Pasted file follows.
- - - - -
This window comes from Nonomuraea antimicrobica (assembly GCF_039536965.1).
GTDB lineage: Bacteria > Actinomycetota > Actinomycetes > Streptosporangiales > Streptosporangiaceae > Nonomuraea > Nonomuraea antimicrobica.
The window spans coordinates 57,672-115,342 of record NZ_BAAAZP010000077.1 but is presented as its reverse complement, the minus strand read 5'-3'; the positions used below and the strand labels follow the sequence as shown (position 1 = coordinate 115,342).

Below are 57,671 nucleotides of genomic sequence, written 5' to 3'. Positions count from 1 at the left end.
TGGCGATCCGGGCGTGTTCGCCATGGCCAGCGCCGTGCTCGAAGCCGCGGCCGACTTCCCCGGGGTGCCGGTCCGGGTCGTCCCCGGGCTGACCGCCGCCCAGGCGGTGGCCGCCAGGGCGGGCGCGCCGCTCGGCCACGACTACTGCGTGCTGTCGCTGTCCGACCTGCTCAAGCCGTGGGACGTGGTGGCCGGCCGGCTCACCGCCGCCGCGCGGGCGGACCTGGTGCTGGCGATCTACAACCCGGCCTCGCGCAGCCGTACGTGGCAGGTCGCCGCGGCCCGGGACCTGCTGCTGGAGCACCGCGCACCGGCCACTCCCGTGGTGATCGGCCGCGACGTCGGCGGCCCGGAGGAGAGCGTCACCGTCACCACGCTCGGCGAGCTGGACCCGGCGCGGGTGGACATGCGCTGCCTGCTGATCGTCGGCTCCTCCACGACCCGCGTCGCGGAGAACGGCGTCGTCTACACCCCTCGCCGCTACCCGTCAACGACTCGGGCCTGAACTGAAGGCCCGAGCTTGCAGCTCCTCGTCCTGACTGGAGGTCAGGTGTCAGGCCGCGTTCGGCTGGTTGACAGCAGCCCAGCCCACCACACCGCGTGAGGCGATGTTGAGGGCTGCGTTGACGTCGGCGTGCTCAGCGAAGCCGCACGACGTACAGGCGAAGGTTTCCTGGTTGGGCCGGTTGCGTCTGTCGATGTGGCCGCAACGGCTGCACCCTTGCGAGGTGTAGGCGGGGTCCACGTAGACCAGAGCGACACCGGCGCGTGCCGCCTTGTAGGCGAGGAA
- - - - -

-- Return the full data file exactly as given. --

This window comes from Nonomuraea antimicrobica (assembly GCF_039536965.1).
GTDB lineage: Bacteria > Actinomycetota > Actinomycetes > Streptosporangiales > Streptosporangiaceae > Nonomuraea > Nonomuraea antimicrobica.
The window spans coordinates 57,672-115,342 of record NZ_BAAAZP010000077.1 but is presented as its reverse complement, the minus strand read 5'-3'; the positions used below and the strand labels follow the sequence as shown (position 1 = coordinate 115,342).

Below are 57,671 nucleotides of genomic sequence, written 5' to 3'. Positions count from 1 at the left end.
TGGCGATCCGGGCGTGTTCGCCATGGCCAGCGCCGTGCTCGAAGCCGCGGCCGACTTCCCCGGGGTGCCGGTCCGGGTCGTCCCCGGGCTGACCGCCGCCCAGGCGGTGGCCGCCAGGGCGGGCGCGCCGCTCGGCCACGACTACTGCGTGCTGTCGCTGTCCGACCTGCTCAAGCCGTGGGACGTGGTGGCCGGCCGGCTCACCGCCGCCGCGCGGGCGGACCTGGTGCTGGCGATCTACAACCCGGCCTCGCGCAGCCGTACGTGGCAGGTCGCCGCGGCCCGGGACCTGCTGCTGGAGCACCGCGCACCGGCCACTCCCGTGGTGATCGGCCGCGACGTCGGCGGCCCGGAGGAGAGCGTCACCGTCACCACGCTCGGCGAGCTGGACCCGGCGCGGGTGGACATGCGCTGCCTGCTGATCGTCGGCTCCTCCACGACCCGCGTCGCGGAGAACGGCGTCGTCTACACCCCTCGCCGCTACCCGTCAACGACTCGGGCCTGAACTGAAGGCCCGAGCTTGCAGCTCCTCGTCCTGACTGGAGGTCAGGTGTCAGGCCGCGTTCGGCTGGTTGACAGCAGCCCAGCCCACCACACCGCGTGAGGCGATGTTGAGGGCTGCGTTGACGTCGGCGTGCTCAGCGAAGCCGCACGACGTACAGGCGAAGGTTTCCTGGTTGGGCCGGTTGCGTCTGTCGATGTGGCCGCAACGGCTGCACCCTTGCGAGGTGTAGGCGGGGTCCACGTAGACCAGAGCGACACCGGCGCGTGCCGCCTTGTAGGCGAGGAA